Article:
In any event, WAR AT THE SHORE is a great look inside why Wynn left Atlantic City the second time, and provides a good perspective in general on the political and deal-making (not design) side of casino development.


Steel Pier history from the archives

Writing a Two Way Hard Three post about today’s announcement about the possible sale of Steel Pier, I wanted to link to an Atlantic City history column I dimly remembered having written years earlier. Since the issue of Casino Connection it originally ran in (May 2004) isn’t available online, I’m going to reproduce it here as a resource for others:

Continue reading Steel Pier history from the archives

Book Review: The Jersey Shore

Jen A. Miller. The Jersey Shore: Atlantic City to Cape May. Second Edition. Woodstock, Vermont: The Countryman Press, 2011. 207 pages.

The phrase “Jersey Shore” is heard a lot these days, but mostly for the wrong reasons–shorthand for the kind of low-class self-indulgent behavior that will land you a gig on an MTV reality show or hosting a Vegas nightclub. With this book, Jen A. Miller reminds us that the real Jersey Shore is actually a pretty fun section of the Atlantic shoreline for vacations for people of all ages.

The book’s amply illustrated in color, with both historical and present-day photographs. The frontispiece is a great shot of the Trump Taj Mahal and Steel Pier just after dawn. There are also plenty of maps, something that’s helpful even in the age of GPS–it’s nice to be able to get your bearings while reading about the sights.

THE JERSEY SHORE is organized into six chapters, covering Atlantic City and Brigantine/Downbeach; Ocean City, also including Somers Point; Sea Isle City, with Strathmere; Avalon and Stone Harbor; The Wildwoods; and Cape May. Each has plenty of information about the highlights in lodging, dining, shopping, nightlife, and beach-going.

It’s obvious that Miller has a deep love for the area she’s guiding the reader through: at several points in the book, she shares her own Jersey shore stories, going back to her childhood, which helps the reader understand Miller’s depth of knowledge and appreciate where she’s coming from. This isn’t someone who got handed an assignment, did some Google Fu, and tuned in a manuscript; the Jersey Shore has been a big part of Miller’s life for years. That makes for a friendly, conversational guidebook that will point readers to many of the area’s gems.

The best part about this guide is that it makes the South Jersey Shore, which is a bit un-user-friendly, accessible to anyone. Because it doesn’t have the same level of visitation as Vegas, there are far fewer places to get good information about the area’s amenities for tourists. THE JERSEY SHORE provides plenty of advice on where to stay–even how to best contact realtors for towns where house rentals make more sense than motels or hotels–and every other aspect of a vacation down the shore. There are even very helpful itineraries for each city, and plenty of options for people in every age range.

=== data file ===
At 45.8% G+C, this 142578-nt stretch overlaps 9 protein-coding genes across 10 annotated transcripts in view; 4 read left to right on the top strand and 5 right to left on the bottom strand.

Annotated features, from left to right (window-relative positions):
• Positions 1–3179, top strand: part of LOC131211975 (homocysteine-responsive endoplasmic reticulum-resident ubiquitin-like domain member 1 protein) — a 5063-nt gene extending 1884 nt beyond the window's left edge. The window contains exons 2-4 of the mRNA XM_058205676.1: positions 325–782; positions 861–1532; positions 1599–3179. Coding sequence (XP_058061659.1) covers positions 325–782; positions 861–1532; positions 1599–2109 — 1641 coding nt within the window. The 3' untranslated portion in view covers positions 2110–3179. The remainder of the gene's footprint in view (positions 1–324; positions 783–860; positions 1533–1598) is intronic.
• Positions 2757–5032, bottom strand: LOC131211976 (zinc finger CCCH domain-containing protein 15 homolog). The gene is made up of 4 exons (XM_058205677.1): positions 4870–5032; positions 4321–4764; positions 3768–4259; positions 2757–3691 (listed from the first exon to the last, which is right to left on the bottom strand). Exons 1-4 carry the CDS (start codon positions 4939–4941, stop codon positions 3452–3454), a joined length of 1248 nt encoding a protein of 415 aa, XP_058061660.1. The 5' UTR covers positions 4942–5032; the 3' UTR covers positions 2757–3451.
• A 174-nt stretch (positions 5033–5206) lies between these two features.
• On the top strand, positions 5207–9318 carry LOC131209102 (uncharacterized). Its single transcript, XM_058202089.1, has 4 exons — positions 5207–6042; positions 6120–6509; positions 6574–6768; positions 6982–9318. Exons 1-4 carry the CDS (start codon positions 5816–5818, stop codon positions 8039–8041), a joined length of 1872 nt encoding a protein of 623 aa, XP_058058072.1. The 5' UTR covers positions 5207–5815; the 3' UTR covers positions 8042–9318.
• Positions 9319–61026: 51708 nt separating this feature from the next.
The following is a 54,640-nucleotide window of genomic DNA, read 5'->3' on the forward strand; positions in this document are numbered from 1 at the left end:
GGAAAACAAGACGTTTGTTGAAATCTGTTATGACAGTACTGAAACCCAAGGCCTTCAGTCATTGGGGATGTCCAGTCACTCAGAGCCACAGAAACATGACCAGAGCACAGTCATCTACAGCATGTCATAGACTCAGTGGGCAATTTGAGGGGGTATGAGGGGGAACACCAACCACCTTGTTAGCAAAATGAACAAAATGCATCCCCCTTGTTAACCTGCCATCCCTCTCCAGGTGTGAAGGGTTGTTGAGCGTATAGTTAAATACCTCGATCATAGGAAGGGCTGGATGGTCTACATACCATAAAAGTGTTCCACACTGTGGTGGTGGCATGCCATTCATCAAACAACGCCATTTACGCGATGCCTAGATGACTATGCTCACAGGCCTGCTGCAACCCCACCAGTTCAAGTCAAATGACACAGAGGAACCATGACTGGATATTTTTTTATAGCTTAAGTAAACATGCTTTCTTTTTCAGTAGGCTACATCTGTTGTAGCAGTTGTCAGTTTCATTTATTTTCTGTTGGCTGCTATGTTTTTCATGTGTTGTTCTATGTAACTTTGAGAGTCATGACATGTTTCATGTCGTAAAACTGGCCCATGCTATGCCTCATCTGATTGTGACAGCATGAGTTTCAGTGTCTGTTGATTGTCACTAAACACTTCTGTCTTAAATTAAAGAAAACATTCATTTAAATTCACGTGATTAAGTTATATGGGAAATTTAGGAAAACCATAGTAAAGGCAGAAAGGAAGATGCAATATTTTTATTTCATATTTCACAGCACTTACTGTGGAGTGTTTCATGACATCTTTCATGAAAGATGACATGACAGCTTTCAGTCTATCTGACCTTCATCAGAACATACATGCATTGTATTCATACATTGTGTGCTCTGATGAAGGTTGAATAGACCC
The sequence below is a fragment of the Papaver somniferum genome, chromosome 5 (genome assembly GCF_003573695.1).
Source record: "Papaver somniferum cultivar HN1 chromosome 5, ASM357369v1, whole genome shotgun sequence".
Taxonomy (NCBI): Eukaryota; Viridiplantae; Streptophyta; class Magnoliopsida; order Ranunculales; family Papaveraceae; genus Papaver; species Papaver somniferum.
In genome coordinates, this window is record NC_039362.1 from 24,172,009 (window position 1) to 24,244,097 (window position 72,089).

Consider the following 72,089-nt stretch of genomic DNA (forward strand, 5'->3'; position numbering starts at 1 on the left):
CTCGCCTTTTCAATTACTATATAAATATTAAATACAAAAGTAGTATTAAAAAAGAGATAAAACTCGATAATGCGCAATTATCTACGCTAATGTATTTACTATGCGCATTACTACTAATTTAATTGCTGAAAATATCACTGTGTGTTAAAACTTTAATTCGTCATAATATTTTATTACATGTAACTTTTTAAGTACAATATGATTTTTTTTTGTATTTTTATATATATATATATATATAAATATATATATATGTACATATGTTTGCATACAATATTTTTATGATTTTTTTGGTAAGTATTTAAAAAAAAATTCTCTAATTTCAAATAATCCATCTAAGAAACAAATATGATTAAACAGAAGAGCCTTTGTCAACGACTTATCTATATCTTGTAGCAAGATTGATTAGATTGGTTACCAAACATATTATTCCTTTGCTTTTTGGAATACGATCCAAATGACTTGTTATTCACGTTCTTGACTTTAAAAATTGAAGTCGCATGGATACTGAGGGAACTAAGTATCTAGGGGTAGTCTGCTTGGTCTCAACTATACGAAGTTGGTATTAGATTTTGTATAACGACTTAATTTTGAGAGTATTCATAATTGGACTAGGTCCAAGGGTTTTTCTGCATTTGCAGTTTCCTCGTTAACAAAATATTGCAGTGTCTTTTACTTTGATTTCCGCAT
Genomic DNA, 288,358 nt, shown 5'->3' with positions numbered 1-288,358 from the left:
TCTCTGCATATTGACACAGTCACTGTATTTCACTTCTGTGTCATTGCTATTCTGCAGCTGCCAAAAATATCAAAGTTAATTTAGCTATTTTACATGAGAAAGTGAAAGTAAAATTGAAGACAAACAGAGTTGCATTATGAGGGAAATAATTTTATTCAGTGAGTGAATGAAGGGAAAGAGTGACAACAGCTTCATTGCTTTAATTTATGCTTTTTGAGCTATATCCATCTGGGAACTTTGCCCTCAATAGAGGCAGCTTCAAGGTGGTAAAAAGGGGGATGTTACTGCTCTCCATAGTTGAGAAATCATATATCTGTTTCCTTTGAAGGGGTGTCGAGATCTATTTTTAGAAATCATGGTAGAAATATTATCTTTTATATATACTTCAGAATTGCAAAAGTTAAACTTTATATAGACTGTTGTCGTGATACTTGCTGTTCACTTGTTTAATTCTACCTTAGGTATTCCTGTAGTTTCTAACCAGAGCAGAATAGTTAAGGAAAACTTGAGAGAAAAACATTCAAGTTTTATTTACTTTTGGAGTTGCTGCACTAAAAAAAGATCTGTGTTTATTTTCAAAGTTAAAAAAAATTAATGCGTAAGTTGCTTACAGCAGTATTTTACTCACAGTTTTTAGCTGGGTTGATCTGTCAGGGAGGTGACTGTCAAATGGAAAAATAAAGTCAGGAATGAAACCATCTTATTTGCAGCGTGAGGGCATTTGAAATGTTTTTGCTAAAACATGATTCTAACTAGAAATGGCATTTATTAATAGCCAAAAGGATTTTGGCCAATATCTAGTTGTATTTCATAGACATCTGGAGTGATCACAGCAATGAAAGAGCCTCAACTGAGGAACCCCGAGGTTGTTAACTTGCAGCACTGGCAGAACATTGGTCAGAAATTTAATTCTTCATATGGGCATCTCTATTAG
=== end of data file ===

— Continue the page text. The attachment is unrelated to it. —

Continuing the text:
If you want to spend some time down the shore this summer and don’t have decades of family tradition and insider knowledge to draw on, THE JERSEY SHORE will make you feel like an old-timer.

Atlantic City double shot in Two Way Hard Three

In case you missed it, I’ve recently posted two Atlantic City-related pieces on Two Way Hard Three. The first is the complete text of my answers to questions Wayne Parry asked me about Atlantic City:

The AP’s Wayne Parry wrote an excellent article about Atlantic City’s rise and fall. He reached out to me for my thoughts, and I answered several of his questions. Obviously, with space constraints being what they are I figured most of what I said wouldn’t make it into the story, so I planned to post it here so I could share my thoughts with a broader audience. You can see many of the numbers I reference in my Atlantic City Gaming Revenue (pdf) report.

Here are his questions and my responses:

via Some thoughts on Atlantic City | Two Way Hard Three | Las Vegas Casino & Design Blog | from

Last week, I decided to gloat a little and revisit a past prediction I made about mini-casinos and Trump Marina:

Landry’s Inc. a Houston-based company that owns a full spread of restaurant chains and Downtown Las Vegas and Laughlin’s Golden Nuggets, has officially taken ownership of the now-former Trump Marina and will be putting about $100 million into renovating it. Meanwhile, a vaunted plan to allow “mini-casinos” has resulted in exactly zero construction to date. That’s exactly what anyone would have predicted when the mini-casino concept was first mooted, and it’s a good sign that some operators, at least, see some upside in the market.

Landry’s takeover just as predicted | Two Way Hard Three | Las Vegas Casino & Design Blog | from

I mixed together some history and numbers stuff, which seems to be the way most of my work is going these days. Fun stuff. I still don’t see how the mini-casinos make sense if they cost more than full-sized casinos and have less revenue potential.

Finally, I had some fun this weekend and tried to answer the question Where should the Vegas Internet Mafia have its picnic?

I know I’m no Misnomer when it comes to the comedic stuff, but I figured it was worth a shot.

I promise that, later this week, I’ll be delivering something that is a) mostly serious (and harmless) and Vegas-related. It’s already in the works, but I want to take some time with it.